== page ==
When I got to the office today I made my standard tour of the sites I like to visit. Several Ag-related blogs I enjoy reading, a few news pages, and of course a few social media news sources. In today’s tour I came across this article that Mashable posted last night.
A few days ago a guy in Brooklyn posted a video about a new adventure he is in, all surrounding a roll of film. As I watched I was reminded, in a very distinct way, of the wonder that is held in a roll of film. Todd, in the video, seeing these images for the first time, is left to fill in the details. It is up to him to develop the stories and backstories of these images. And it made me realize, again, all that is captured in a single photo, a single roll.
Our archive has 700,000 rolls similar to this one in their mystery. All containing close to 40 images of peoples personal histories. What an amazing collection of stories and wonder. Ok, take a look at the video…
“In the world according to Garp, we are obliged to remember everything.”
Recently, a television news magazine devoted time to the phenomenon of people who remember in detail every moment of every day of their lengthening lives.* The gaggle of medical researchers, psychological probers, and curiosity seekers circling around these woebegone souls was enough to make me thankful, perhaps for the first time, that there are some things I can forget. But I am more thankful for the things I remember, and for the honor we are able to grant others and ourselves when we remember, if only for a time, what we have been through, alone and together.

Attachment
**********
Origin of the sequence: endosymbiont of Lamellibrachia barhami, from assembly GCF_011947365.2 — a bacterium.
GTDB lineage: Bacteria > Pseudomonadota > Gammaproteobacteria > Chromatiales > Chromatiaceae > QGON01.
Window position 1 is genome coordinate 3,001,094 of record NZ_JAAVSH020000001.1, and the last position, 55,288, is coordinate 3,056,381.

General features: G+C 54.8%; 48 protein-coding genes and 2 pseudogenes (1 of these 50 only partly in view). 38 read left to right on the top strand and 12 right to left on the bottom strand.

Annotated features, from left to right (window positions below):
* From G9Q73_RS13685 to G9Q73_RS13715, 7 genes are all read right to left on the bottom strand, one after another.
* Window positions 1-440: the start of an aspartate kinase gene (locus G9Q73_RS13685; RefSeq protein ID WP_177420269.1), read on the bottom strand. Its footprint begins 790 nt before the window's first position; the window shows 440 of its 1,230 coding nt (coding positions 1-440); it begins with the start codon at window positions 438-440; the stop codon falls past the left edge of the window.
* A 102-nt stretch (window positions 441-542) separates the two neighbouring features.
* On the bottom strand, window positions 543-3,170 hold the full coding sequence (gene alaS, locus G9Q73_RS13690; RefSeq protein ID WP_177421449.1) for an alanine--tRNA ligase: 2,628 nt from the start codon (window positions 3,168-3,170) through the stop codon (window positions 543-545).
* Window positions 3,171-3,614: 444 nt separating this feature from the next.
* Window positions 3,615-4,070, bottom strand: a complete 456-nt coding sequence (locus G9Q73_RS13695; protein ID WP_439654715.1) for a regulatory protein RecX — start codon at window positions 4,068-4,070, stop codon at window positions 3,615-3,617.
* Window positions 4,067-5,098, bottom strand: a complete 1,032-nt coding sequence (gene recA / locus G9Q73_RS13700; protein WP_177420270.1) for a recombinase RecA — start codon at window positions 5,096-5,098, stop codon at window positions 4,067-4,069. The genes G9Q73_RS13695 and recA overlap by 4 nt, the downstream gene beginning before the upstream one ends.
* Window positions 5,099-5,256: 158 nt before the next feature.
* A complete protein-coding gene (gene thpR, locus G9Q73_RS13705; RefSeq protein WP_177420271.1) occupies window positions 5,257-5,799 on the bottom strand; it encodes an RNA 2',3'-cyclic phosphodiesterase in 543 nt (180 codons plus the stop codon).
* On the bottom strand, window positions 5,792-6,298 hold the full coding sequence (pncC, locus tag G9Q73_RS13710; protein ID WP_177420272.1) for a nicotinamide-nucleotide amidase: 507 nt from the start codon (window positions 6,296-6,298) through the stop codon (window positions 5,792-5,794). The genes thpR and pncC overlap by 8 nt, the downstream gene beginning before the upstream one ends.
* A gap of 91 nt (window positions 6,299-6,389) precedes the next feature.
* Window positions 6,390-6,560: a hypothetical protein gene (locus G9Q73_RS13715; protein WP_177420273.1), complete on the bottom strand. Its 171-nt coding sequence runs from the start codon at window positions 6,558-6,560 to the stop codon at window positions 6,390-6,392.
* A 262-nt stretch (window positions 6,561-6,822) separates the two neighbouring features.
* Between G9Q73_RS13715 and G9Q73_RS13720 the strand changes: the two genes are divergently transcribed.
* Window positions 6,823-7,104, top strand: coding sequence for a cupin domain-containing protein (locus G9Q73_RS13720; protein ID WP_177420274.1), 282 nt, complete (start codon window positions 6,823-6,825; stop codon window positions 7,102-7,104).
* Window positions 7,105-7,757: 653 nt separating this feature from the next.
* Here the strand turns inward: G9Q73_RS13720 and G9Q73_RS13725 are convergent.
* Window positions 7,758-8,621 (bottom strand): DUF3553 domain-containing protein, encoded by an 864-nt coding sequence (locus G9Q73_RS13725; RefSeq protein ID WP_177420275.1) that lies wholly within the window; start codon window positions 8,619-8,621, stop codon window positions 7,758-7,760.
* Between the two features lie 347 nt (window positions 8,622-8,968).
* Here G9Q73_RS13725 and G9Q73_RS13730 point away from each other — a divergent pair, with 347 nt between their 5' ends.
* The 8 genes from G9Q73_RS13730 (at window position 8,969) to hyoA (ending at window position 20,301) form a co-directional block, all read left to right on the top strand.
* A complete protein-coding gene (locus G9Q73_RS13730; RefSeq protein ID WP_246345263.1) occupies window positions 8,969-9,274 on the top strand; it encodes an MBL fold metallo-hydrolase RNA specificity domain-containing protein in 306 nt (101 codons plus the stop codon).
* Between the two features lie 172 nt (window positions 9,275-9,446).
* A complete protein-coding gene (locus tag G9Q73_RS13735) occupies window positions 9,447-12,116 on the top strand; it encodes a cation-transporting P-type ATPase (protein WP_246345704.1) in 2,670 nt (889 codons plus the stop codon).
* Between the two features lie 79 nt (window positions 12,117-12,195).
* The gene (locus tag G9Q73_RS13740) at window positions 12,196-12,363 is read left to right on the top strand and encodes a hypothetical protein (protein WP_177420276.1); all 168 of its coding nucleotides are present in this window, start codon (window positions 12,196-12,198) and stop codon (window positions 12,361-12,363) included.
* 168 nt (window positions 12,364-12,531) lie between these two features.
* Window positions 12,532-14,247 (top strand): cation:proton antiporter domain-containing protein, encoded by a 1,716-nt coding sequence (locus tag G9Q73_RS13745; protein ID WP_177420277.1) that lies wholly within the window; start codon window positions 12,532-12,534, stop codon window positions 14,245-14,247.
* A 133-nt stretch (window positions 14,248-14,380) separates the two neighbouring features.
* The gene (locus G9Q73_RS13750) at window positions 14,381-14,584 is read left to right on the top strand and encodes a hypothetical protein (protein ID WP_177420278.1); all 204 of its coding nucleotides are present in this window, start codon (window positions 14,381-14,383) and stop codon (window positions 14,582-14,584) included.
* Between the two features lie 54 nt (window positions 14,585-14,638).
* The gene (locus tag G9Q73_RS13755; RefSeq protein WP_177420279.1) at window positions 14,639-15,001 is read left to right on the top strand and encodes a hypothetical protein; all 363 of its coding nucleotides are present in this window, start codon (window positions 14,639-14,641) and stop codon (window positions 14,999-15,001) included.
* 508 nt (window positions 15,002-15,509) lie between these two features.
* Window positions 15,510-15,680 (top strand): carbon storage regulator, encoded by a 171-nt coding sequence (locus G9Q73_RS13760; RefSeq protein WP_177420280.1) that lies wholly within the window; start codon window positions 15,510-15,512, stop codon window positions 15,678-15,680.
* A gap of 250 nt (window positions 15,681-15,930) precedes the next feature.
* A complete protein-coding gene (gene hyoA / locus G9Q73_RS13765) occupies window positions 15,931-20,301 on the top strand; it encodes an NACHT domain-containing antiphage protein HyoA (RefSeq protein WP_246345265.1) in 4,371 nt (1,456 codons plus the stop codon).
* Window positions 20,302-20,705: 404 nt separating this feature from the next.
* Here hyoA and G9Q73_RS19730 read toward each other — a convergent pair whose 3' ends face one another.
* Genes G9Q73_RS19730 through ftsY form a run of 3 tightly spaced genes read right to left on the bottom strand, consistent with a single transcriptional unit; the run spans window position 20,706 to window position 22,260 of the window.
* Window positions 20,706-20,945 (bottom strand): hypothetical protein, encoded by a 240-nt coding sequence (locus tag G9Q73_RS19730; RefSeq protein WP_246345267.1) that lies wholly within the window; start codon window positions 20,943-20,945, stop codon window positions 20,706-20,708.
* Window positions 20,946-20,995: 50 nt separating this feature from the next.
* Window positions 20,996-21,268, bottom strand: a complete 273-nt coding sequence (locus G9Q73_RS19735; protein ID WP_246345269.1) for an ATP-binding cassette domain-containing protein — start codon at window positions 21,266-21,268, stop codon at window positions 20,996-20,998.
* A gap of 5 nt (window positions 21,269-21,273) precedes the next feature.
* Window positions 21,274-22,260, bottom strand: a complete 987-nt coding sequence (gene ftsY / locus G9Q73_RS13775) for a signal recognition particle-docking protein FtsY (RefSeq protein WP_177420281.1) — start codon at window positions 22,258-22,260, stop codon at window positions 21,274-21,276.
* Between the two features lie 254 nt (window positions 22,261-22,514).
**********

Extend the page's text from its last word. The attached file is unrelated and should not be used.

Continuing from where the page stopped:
We were given this year, finally, the full autobiography of the great Mark Twain. Is it possible for someone so well-known and so thoroughly woven into the fabric of our culture to be underappreciated? Reading this book makes me think so. I recall that Twain was the one who framed the inarguable truth, “History doesn’t repeat itself, but it does rhyme.” And this is why, on this morning of this waning year, it is apt that we reflect on what we have seen and what it might mean.
Here at VA we are all about listening to stories and telling ours. Recently we saw the campaign Starbucks was running as part of their holiday promotion this year. If you visit their themed website you have a chance to create and share a holiday wish or story.
We know that feeling of a great story shared between family and friends very well. In the case of Starbucks, a cup of coffee and a friend create a great environment for story sharing.
This past week we found an exciting article in the Thanksgiving Weekend issue of Parade Magazine. Parade ran a nice article about a project called “Flat Daddies” that prints posters of parents who are actively serving overseas in the military. We were so thrilled to see the covereage for Flat Daddies. While we like to brag about their mission, we also love their methods.
As we talk to people about our photos we get all sorts of questions. One common misconception about our photos is that they are satellite images found on Google or elsewhere. While this is an understandable confusion it gives an opportunity to talk about one of the most interesting aspects of our history. So, what greater way to answer than with a picture?
This is a picture of a plane that would have been used to capture the millions and millions of pictures we have at Vintage Aerial. (more below)